There may also be another factor motivating the Graur et al. and related articles (van Bakel et al. 2010; Scanlan 2012), which is suggested by the sources and selection of quotations used at the beginning of the article, as well as in the use of the phrase “evolution-free gospel” in its title (Graur et al. 2013): the argument of a largely non-functional genome is invoked by some evolutionary theorists in the debate against the proposition of intelligent design of life on earth, particularly with respect to the origin of humanity. In essence, the argument posits that the presence of non-protein-coding or so-called ‘junk DNA’ that comprises >90% of the human genome is evidence for the accumulation of evolutionary debris by blind Darwinian evolution, and argues against intelligent design, as an intelligent designer would presumably not fill the human genetic instruction set with meaningless information (Dawkins 1986; Collins 2006). This argument is threatened in the face of growing functional indices of noncoding regions of the genome, with the latter reciprocally used in support of the notion of intelligent design and to challenge the conception that natural selection accounts for the existence of complex organisms (Behe 2003; Wells 2011).
Of course, Mattick goes on to state that “This case is, moreover, entirely consistent with the broad tenets of evolution by natural selection, although it may not be easily reconcilable with current population theory and current ideas of evolutionary neutrality.”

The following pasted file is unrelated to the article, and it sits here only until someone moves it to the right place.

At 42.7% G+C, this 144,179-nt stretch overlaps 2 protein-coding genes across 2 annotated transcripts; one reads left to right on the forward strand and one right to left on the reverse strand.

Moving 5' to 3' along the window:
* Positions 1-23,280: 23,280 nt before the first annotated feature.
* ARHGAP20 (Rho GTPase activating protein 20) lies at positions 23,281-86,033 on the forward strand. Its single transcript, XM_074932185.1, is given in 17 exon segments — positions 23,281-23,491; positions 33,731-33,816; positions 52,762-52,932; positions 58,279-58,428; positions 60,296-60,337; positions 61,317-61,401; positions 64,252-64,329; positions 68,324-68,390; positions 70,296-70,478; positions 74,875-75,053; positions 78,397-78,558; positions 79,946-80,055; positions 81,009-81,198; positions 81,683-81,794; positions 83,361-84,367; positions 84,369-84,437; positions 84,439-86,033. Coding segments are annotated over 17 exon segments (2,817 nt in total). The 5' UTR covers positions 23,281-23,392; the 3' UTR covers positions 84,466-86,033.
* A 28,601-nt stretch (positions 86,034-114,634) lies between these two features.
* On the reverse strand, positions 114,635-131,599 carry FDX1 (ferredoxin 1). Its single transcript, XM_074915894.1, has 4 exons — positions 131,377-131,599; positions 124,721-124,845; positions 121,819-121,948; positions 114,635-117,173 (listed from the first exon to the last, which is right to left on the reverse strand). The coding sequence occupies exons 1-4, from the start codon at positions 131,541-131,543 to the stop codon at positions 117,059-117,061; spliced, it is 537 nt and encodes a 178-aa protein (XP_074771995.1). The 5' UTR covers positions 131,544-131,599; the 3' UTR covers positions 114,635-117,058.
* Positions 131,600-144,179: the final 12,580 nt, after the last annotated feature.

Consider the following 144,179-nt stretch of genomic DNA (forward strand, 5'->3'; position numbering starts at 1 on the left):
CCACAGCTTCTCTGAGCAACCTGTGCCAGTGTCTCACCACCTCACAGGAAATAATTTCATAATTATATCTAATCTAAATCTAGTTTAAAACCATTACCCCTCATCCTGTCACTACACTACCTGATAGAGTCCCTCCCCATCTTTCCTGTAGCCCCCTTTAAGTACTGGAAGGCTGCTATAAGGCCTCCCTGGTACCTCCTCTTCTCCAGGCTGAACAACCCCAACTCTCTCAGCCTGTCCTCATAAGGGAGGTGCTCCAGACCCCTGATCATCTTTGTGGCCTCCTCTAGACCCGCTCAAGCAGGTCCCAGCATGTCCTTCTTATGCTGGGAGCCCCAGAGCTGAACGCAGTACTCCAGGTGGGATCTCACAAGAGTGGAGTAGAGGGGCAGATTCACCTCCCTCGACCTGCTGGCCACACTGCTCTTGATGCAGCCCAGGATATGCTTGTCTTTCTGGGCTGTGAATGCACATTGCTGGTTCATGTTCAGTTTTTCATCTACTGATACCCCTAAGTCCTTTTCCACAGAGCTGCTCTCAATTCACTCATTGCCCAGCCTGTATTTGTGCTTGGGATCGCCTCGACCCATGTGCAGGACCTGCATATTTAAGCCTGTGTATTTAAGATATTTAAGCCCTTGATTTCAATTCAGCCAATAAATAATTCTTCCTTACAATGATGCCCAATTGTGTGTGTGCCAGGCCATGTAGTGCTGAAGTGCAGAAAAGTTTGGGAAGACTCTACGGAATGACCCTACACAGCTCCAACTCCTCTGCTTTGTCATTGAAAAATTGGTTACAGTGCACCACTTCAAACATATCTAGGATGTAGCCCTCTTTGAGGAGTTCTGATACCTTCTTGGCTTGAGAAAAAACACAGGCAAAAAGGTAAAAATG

Mattick himself is no proponent of intelligent design. But his willingness to state upfront that a common argument against ID has been “threatened in the face of growing functional indices of noncoding regions of the genome” (even providing a citation to Jonathan Wells’s book The Myth of Junk DNA, and an open letter to Nature by Michael Behe) deserves commendation.
In any case, that our understanding of the remarkably complex processes underlying the molecular evolution of life, including the likely evolution of evolvability (Mattick 2009c), is incomplete should not be surprising. With the emergence of transformative technologies, such as massively parallel sequencing, which provide tools to view the inner molecular workings of the genome that were inconceivable less than a decade ago, it is as important as ever that we scientists remain open to observations that challenge even the most fundamental paradigms that exist within biology today.
It is not every day that we encounter such a humble attitude from a scientist who is prepared to candidly acknowledge the substantial incompleteness in our understanding of the mechanics of evolution. Mattick’s scholarly attitude is one that up-and-coming scientists would do well to emulate.